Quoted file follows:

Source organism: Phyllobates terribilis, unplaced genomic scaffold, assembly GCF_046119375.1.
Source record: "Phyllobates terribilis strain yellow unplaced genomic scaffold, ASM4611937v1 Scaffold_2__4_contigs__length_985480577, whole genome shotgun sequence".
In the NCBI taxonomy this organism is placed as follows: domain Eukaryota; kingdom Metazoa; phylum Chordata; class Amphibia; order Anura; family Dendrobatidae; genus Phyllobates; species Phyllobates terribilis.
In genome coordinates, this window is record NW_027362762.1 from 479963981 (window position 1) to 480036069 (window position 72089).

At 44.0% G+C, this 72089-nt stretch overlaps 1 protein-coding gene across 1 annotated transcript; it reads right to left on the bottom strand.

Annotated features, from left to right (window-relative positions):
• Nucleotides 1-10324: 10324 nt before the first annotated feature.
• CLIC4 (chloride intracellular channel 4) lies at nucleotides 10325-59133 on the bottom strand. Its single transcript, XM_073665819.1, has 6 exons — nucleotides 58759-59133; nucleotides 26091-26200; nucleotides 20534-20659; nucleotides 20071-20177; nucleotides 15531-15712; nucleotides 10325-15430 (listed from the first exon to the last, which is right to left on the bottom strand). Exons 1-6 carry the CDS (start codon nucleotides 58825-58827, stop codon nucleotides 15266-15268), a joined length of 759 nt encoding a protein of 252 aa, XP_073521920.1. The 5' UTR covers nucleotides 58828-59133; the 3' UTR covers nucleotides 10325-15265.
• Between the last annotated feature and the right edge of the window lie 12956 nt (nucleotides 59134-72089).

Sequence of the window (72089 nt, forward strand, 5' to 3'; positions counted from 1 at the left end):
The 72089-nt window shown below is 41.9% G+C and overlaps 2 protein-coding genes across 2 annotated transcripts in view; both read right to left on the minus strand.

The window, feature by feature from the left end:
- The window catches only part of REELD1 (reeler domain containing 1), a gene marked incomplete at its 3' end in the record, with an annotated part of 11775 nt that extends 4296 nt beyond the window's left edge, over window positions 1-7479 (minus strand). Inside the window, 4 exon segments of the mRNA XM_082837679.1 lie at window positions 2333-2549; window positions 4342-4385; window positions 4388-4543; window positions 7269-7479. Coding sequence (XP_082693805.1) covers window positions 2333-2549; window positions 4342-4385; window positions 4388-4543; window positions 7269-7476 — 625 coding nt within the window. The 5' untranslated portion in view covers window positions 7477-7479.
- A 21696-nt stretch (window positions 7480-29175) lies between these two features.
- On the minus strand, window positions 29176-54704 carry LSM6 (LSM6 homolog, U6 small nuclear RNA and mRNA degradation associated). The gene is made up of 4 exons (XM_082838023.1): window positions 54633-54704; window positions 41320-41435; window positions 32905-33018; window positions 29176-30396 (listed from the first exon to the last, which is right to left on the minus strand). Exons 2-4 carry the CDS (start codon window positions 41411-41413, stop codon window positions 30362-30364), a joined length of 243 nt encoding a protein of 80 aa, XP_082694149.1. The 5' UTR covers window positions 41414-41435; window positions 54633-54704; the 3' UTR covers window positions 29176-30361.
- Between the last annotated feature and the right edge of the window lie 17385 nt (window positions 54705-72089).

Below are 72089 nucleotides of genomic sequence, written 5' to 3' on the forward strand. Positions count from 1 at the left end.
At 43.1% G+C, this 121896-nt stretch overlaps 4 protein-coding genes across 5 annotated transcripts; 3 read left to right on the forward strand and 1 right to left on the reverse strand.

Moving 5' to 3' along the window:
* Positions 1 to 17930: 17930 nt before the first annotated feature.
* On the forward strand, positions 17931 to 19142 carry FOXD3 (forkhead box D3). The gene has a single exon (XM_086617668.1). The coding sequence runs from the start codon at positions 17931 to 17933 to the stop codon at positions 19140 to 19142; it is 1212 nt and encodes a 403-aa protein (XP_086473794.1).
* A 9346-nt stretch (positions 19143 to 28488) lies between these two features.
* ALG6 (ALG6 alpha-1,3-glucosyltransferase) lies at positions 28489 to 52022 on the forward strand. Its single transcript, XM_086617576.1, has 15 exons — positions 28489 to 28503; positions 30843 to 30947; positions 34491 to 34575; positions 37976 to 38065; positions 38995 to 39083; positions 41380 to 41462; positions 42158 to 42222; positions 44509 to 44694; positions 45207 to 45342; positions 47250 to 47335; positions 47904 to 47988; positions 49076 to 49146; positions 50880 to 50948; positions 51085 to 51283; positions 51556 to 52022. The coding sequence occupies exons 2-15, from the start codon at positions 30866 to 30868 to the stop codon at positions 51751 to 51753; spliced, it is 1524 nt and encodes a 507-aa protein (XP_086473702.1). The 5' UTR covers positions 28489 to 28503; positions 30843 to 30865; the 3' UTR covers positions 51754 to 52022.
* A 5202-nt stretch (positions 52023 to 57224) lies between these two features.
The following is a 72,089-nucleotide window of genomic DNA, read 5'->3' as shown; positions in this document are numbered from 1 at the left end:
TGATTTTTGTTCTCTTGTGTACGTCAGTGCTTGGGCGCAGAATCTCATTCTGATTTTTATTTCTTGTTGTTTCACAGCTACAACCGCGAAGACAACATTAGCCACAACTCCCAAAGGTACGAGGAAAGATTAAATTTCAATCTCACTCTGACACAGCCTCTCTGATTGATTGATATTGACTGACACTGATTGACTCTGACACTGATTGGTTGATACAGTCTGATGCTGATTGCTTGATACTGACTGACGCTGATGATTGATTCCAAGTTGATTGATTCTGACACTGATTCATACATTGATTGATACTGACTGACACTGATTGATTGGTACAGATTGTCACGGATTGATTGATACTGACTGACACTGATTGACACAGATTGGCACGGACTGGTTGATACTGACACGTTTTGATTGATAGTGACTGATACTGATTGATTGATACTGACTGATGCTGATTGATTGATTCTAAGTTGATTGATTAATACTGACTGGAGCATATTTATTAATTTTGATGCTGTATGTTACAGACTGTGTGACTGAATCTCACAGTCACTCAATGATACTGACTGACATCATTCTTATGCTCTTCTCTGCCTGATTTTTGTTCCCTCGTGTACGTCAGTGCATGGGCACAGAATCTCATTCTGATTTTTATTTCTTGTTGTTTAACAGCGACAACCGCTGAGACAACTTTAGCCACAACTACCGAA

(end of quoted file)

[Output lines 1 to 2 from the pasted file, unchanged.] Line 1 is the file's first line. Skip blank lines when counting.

Source organism: Phyllobates terribilis, unplaced genomic scaffold, assembly GCF_046119375.1.
Source record: "Phyllobates terribilis strain yellow unplaced genomic scaffold, ASM4611937v1 Scaffold_2__4_contigs__length_985480577, whole genome shotgun sequence".